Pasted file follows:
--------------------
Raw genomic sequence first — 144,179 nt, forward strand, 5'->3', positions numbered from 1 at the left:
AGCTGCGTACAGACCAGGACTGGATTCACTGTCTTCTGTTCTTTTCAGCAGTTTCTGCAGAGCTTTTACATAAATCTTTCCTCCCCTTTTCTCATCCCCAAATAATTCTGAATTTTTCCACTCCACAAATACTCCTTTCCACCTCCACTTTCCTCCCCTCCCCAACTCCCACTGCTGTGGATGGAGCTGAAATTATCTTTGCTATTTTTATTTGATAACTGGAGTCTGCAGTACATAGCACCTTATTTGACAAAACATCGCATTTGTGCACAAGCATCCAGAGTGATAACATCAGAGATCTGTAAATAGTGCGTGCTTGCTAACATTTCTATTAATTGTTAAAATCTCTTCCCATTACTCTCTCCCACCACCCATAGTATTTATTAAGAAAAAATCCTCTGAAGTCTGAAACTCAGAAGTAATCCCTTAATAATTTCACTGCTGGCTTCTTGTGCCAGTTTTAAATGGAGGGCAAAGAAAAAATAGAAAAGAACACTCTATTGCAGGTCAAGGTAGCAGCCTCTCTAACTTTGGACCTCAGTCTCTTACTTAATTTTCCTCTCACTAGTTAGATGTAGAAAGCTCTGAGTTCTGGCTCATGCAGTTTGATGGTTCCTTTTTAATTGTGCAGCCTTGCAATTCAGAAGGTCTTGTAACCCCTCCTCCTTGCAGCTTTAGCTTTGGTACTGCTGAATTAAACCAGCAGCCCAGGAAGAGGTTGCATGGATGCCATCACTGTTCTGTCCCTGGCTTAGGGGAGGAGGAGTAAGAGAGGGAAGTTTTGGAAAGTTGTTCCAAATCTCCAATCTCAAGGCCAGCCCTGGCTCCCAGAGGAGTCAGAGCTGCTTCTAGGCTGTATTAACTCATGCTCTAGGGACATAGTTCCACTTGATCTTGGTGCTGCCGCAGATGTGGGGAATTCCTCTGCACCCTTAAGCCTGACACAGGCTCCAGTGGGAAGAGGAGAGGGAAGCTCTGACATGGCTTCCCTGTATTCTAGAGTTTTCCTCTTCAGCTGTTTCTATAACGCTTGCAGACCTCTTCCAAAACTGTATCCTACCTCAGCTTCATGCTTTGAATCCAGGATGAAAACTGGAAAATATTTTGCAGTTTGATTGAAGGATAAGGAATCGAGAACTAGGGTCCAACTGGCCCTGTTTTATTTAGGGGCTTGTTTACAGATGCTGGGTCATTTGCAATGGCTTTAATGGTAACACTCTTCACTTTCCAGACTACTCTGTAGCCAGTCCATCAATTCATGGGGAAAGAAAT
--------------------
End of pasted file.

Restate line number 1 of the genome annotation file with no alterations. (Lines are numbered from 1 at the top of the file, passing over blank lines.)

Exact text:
Raw genomic sequence first — 144,179 nt, forward strand, 5'->3', positions numbered from 1 at the left: